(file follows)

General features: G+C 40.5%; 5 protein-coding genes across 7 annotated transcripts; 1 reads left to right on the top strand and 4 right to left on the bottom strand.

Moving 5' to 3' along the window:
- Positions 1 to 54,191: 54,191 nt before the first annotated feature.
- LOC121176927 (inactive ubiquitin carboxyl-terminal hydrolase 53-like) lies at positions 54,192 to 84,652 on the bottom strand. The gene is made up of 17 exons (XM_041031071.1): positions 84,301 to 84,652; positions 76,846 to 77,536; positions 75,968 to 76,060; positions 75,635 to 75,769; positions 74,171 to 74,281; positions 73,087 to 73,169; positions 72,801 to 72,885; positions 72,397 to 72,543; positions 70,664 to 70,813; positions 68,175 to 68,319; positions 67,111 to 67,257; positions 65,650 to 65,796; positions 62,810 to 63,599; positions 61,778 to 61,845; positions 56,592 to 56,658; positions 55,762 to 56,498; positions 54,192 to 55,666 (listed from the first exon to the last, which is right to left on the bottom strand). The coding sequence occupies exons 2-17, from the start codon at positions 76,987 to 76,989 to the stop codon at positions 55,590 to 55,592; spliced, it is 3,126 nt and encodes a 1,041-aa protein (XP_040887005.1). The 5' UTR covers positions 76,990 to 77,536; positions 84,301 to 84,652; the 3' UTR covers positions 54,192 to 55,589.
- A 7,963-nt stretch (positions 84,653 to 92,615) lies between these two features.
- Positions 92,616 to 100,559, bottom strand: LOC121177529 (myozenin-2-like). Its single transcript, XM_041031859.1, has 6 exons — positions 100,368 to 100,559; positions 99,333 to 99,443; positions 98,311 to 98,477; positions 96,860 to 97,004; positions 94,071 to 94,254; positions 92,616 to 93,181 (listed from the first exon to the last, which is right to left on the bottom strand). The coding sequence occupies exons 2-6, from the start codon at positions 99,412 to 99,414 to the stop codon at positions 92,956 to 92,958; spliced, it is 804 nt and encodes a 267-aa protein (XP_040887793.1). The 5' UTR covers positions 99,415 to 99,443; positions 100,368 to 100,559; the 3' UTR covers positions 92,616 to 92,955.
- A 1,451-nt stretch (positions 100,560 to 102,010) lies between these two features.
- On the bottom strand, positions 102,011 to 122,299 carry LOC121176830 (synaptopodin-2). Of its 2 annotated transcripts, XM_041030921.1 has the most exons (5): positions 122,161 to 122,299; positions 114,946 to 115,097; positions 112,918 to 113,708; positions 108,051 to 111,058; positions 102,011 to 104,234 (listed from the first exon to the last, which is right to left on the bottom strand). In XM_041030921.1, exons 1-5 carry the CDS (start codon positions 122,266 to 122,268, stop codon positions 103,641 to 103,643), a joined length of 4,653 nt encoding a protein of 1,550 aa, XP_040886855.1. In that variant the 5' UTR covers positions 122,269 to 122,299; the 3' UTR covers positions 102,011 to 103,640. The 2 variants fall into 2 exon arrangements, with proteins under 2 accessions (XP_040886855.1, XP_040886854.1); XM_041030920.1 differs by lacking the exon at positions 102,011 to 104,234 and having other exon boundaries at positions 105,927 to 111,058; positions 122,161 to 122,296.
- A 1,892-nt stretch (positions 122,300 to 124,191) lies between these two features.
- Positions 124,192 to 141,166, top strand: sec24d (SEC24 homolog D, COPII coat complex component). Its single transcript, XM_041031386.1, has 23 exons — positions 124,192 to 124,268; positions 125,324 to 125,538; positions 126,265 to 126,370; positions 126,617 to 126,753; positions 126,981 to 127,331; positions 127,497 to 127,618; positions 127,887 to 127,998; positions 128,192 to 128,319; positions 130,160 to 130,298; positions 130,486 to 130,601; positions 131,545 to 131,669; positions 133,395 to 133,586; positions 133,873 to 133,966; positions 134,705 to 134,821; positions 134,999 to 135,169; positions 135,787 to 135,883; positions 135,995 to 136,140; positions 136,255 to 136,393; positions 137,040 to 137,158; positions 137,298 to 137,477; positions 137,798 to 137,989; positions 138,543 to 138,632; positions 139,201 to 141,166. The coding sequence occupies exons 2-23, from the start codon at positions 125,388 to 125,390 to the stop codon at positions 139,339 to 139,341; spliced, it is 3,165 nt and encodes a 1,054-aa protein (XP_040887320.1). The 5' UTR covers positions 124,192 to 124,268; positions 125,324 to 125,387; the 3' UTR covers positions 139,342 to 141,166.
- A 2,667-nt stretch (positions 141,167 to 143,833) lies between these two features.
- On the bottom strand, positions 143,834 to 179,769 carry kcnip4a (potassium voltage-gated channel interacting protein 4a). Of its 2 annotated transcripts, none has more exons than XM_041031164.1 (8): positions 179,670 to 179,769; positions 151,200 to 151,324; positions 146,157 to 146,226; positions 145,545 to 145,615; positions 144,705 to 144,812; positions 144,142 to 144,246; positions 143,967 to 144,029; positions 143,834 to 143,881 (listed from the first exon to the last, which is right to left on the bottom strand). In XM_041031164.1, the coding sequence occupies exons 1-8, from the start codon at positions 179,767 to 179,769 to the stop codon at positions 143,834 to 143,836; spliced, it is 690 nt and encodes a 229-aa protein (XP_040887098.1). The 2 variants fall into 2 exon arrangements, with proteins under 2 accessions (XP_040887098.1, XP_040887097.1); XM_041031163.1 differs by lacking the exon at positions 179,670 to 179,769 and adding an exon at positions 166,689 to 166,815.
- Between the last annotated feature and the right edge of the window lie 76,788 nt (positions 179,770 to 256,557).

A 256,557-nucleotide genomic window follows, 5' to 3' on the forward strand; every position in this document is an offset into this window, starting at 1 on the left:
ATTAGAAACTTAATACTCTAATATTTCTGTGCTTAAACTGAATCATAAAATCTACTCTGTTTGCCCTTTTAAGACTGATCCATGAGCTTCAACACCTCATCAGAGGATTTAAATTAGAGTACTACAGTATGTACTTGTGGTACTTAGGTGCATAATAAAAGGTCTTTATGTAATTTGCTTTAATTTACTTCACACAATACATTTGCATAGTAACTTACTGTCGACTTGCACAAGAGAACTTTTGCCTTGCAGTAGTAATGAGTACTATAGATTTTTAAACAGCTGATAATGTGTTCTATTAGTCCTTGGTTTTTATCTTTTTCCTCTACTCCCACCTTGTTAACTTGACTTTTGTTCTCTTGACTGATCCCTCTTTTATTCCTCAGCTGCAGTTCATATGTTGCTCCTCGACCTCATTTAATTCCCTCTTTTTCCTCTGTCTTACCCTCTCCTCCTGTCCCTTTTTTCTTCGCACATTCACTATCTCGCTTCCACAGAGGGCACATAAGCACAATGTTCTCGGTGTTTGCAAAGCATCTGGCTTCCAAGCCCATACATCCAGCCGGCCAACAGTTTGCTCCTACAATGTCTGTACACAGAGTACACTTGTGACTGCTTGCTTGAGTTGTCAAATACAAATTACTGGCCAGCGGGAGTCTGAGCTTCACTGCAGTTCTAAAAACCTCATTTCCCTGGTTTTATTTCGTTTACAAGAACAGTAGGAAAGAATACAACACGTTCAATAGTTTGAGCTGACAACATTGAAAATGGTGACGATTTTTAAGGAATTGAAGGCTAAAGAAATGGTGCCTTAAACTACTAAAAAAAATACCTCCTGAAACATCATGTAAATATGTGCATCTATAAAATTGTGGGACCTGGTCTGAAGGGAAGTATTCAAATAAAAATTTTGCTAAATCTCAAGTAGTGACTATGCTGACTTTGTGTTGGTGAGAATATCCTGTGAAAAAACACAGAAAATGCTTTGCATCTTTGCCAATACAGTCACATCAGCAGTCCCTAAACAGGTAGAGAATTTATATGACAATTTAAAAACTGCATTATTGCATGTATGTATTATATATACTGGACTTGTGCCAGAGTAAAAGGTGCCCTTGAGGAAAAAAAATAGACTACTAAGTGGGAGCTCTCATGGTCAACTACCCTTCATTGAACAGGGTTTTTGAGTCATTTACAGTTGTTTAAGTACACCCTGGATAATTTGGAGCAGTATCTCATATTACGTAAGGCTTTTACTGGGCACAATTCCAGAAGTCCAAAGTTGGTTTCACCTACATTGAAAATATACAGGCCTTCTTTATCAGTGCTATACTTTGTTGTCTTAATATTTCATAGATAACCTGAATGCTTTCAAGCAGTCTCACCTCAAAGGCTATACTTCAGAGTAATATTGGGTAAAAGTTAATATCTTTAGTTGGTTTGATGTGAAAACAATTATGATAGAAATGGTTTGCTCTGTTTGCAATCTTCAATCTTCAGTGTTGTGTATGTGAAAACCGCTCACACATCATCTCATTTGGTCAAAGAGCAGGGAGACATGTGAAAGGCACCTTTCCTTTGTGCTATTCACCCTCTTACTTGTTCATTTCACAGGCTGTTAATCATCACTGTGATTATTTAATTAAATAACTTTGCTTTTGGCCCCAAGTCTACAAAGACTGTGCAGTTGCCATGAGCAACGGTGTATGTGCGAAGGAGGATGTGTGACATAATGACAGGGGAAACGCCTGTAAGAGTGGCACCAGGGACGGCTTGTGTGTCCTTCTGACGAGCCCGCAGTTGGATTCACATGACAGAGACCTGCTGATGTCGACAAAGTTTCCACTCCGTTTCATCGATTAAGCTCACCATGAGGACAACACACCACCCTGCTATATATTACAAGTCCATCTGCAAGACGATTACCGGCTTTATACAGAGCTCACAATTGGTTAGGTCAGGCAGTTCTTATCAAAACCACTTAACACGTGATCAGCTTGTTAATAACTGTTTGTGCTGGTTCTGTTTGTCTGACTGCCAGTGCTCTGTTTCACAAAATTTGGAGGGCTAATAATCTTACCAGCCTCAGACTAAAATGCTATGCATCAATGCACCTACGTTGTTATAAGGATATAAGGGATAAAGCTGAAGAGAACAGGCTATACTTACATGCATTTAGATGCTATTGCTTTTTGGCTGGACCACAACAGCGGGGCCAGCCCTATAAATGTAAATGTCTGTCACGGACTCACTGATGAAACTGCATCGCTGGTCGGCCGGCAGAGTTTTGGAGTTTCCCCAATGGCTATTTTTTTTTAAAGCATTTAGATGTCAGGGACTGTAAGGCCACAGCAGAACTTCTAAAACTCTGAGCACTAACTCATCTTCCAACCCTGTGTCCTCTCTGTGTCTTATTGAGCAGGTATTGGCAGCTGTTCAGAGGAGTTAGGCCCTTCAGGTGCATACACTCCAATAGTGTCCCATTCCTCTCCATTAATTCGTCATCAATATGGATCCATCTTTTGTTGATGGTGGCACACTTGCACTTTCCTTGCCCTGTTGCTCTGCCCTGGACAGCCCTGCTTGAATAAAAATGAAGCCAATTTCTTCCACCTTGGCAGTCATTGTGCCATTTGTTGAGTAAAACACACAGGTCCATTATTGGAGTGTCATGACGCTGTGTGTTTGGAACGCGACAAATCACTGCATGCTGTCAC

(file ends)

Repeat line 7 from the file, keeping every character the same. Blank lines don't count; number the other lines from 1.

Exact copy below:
- A 1,451-nt stretch (positions 100,560 to 102,010) lies between these two features.